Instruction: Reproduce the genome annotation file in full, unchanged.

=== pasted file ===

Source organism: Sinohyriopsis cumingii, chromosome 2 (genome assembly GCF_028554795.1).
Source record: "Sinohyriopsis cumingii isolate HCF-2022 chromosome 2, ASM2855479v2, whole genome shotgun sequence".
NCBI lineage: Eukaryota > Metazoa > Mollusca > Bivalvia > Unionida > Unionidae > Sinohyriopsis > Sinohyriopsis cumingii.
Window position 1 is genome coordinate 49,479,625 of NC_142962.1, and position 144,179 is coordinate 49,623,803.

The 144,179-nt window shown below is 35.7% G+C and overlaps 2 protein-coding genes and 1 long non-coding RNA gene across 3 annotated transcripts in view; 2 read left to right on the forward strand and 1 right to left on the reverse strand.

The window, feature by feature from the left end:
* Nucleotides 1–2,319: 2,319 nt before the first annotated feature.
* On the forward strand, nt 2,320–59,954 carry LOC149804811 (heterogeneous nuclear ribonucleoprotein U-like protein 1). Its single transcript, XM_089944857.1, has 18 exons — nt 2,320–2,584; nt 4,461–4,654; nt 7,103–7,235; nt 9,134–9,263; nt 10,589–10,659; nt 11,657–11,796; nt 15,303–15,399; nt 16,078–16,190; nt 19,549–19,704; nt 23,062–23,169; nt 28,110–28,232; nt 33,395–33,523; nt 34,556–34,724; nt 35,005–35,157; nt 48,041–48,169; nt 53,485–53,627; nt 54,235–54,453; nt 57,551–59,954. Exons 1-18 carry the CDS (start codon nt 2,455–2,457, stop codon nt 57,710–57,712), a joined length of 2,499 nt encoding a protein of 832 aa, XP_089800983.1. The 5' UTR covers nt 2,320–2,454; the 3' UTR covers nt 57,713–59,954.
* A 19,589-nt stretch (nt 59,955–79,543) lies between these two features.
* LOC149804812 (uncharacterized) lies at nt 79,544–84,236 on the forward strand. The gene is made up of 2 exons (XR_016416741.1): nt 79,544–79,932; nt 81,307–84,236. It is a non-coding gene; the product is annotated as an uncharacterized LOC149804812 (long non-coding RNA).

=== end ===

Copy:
Source organism: Sinohyriopsis cumingii, chromosome 2 (genome assembly GCF_028554795.1).
Source record: "Sinohyriopsis cumingii isolate HCF-2022 chromosome 2, ASM2855479v2, whole genome shotgun sequence".
NCBI lineage: Eukaryota > Metazoa > Mollusca > Bivalvia > Unionida > Unionidae > Sinohyriopsis > Sinohyriopsis cumingii.
Window position 1 is genome coordinate 49,479,625 of NC_142962.1, and position 144,179 is coordinate 49,623,803.

The 144,179-nt window shown below is 35.7% G+C and overlaps 2 protein-coding genes and 1 long non-coding RNA gene across 3 annotated transcripts in view; 2 read left to right on the forward strand and 1 right to left on the reverse strand.

The window, feature by feature from the left end:
* Nucleotides 1–2,319: 2,319 nt before the first annotated feature.
* On the forward strand, nt 2,320–59,954 carry LOC149804811 (heterogeneous nuclear ribonucleoprotein U-like protein 1). Its single transcript, XM_089944857.1, has 18 exons — nt 2,320–2,584; nt 4,461–4,654; nt 7,103–7,235; nt 9,134–9,263; nt 10,589–10,659; nt 11,657–11,796; nt 15,303–15,399; nt 16,078–16,190; nt 19,549–19,704; nt 23,062–23,169; nt 28,110–28,232; nt 33,395–33,523; nt 34,556–34,724; nt 35,005–35,157; nt 48,041–48,169; nt 53,485–53,627; nt 54,235–54,453; nt 57,551–59,954. Exons 1-18 carry the CDS (start codon nt 2,455–2,457, stop codon nt 57,710–57,712), a joined length of 2,499 nt encoding a protein of 832 aa, XP_089800983.1. The 5' UTR covers nt 2,320–2,454; the 3' UTR covers nt 57,713–59,954.
* A 19,589-nt stretch (nt 59,955–79,543) lies between these two features.
* LOC149804812 (uncharacterized) lies at nt 79,544–84,236 on the forward strand. The gene is made up of 2 exons (XR_016416741.1): nt 79,544–79,932; nt 81,307–84,236. It is a non-coding gene; the product is annotated as an uncharacterized LOC149804812 (long non-coding RNA).